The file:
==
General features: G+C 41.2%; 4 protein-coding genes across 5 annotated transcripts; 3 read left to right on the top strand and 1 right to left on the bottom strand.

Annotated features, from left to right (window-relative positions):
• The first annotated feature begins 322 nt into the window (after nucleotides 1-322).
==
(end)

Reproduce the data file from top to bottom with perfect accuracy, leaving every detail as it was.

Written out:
General features: G+C 41.2%; 4 protein-coding genes across 5 annotated transcripts; 3 read left to right on the top strand and 1 right to left on the bottom strand.

Annotated features, from left to right (window-relative positions):
• The first annotated feature begins 322 nt into the window (after nucleotides 1-322).